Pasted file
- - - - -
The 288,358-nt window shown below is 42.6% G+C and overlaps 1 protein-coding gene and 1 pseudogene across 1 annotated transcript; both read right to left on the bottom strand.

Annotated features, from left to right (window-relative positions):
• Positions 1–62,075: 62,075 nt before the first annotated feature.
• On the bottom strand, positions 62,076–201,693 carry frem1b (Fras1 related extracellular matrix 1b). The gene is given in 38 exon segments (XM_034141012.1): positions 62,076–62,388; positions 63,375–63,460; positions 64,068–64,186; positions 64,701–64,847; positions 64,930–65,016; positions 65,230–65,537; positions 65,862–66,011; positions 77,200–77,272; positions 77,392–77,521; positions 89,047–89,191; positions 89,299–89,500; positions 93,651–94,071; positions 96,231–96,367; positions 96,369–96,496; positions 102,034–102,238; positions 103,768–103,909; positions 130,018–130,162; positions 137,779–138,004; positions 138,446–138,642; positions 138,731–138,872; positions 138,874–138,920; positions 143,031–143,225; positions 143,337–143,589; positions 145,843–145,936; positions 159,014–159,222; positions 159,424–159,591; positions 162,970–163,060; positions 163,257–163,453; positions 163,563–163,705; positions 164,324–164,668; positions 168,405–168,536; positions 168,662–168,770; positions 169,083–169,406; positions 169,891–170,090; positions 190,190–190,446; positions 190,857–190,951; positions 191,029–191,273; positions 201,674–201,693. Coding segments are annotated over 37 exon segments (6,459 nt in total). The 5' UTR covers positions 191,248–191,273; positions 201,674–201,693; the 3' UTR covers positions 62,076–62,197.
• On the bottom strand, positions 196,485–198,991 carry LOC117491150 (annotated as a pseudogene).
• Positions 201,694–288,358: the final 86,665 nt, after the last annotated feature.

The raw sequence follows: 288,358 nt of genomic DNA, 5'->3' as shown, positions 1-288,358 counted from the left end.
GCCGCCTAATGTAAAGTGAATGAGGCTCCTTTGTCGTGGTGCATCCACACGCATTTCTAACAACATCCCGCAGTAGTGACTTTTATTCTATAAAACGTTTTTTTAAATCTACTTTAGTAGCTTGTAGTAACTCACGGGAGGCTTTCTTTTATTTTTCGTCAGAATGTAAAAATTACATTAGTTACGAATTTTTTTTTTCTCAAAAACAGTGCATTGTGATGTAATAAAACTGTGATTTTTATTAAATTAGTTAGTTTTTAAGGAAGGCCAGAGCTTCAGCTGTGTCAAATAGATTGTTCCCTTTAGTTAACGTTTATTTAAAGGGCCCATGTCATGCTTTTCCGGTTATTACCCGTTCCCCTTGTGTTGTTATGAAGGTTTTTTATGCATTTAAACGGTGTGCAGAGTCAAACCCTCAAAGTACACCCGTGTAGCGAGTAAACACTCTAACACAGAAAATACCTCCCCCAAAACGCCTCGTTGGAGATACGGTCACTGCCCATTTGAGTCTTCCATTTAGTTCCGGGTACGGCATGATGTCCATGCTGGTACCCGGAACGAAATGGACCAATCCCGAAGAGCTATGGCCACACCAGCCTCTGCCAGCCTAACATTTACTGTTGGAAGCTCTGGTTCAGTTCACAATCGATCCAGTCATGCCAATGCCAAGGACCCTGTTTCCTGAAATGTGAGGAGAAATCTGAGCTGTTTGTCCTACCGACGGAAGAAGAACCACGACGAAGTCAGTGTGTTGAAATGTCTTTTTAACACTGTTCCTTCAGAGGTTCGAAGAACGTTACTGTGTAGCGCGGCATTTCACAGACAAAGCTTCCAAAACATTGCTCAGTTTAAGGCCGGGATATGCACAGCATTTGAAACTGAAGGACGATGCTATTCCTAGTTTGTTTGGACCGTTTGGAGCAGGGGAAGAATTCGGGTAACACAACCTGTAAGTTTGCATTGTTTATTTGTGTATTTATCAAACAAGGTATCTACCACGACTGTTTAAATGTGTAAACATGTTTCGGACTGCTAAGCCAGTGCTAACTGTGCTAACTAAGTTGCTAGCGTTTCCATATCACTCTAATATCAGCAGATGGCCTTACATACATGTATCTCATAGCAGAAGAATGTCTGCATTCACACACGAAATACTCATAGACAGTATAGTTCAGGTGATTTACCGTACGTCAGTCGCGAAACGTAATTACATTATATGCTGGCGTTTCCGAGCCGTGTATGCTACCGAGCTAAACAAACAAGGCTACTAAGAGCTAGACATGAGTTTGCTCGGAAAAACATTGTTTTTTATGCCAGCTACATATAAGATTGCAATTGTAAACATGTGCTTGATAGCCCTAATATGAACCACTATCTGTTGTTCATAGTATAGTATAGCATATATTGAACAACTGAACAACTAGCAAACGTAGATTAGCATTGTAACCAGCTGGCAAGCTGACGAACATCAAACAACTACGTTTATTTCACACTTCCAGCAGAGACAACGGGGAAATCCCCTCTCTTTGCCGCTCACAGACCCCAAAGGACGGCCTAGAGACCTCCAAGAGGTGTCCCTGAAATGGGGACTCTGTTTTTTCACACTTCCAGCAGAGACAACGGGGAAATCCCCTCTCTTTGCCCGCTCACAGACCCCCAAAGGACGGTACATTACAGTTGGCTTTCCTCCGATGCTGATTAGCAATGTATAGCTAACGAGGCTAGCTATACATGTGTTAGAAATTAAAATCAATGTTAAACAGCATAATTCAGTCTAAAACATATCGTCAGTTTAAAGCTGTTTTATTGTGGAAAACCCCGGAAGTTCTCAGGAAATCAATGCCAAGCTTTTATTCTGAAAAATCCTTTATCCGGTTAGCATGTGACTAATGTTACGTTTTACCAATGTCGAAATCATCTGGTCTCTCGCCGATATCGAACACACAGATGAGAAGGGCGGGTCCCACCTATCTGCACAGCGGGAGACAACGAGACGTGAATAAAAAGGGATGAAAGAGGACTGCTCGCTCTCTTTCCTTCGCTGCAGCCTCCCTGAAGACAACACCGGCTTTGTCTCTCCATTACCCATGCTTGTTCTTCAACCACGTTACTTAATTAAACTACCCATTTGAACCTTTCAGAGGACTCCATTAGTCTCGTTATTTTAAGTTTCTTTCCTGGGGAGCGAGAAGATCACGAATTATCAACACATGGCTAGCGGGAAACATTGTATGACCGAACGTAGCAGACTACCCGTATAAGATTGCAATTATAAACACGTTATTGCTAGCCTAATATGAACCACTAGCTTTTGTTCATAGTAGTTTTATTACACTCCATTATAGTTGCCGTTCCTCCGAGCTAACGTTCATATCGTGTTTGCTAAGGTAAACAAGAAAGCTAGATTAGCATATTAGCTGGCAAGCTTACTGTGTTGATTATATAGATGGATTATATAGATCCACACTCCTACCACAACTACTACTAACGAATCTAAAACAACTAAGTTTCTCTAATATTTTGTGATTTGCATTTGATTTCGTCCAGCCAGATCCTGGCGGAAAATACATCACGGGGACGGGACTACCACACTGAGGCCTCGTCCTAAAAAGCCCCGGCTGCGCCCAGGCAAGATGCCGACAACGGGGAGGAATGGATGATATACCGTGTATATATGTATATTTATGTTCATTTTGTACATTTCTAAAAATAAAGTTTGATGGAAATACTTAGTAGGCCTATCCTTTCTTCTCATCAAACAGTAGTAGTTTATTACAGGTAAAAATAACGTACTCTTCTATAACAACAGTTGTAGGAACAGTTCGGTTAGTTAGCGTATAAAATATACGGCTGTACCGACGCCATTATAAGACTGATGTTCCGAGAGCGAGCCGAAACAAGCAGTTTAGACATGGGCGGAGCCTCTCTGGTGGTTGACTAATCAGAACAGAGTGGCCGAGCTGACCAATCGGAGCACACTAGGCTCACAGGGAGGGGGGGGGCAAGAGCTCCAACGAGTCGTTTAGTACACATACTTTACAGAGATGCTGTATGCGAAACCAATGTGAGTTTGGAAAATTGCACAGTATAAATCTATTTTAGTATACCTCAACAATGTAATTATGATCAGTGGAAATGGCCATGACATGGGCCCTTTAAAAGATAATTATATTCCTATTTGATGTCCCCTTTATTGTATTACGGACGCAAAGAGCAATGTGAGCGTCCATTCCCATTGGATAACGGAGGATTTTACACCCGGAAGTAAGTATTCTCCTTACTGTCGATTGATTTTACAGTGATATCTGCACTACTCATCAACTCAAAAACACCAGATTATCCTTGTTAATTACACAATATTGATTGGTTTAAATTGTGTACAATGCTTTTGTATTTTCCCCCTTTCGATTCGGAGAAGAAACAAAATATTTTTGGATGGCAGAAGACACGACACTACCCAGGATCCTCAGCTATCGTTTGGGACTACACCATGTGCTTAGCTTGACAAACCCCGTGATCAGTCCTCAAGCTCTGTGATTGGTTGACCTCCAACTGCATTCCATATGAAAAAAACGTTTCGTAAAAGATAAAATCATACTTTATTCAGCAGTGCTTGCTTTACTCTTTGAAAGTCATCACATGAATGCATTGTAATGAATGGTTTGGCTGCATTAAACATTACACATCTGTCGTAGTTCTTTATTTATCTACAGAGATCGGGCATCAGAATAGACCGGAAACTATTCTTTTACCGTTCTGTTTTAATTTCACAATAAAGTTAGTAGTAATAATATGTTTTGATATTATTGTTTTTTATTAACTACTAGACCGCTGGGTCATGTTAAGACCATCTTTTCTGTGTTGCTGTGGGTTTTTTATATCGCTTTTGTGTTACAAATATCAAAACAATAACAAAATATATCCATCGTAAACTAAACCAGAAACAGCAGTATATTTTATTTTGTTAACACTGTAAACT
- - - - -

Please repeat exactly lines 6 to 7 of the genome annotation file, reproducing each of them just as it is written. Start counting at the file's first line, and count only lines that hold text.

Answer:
• Positions 201,694–288,358: the final 86,665 nt, after the last annotated feature.

The raw sequence follows: 288,358 nt of genomic DNA, 5'->3' as shown, positions 1-288,358 counted from the left end.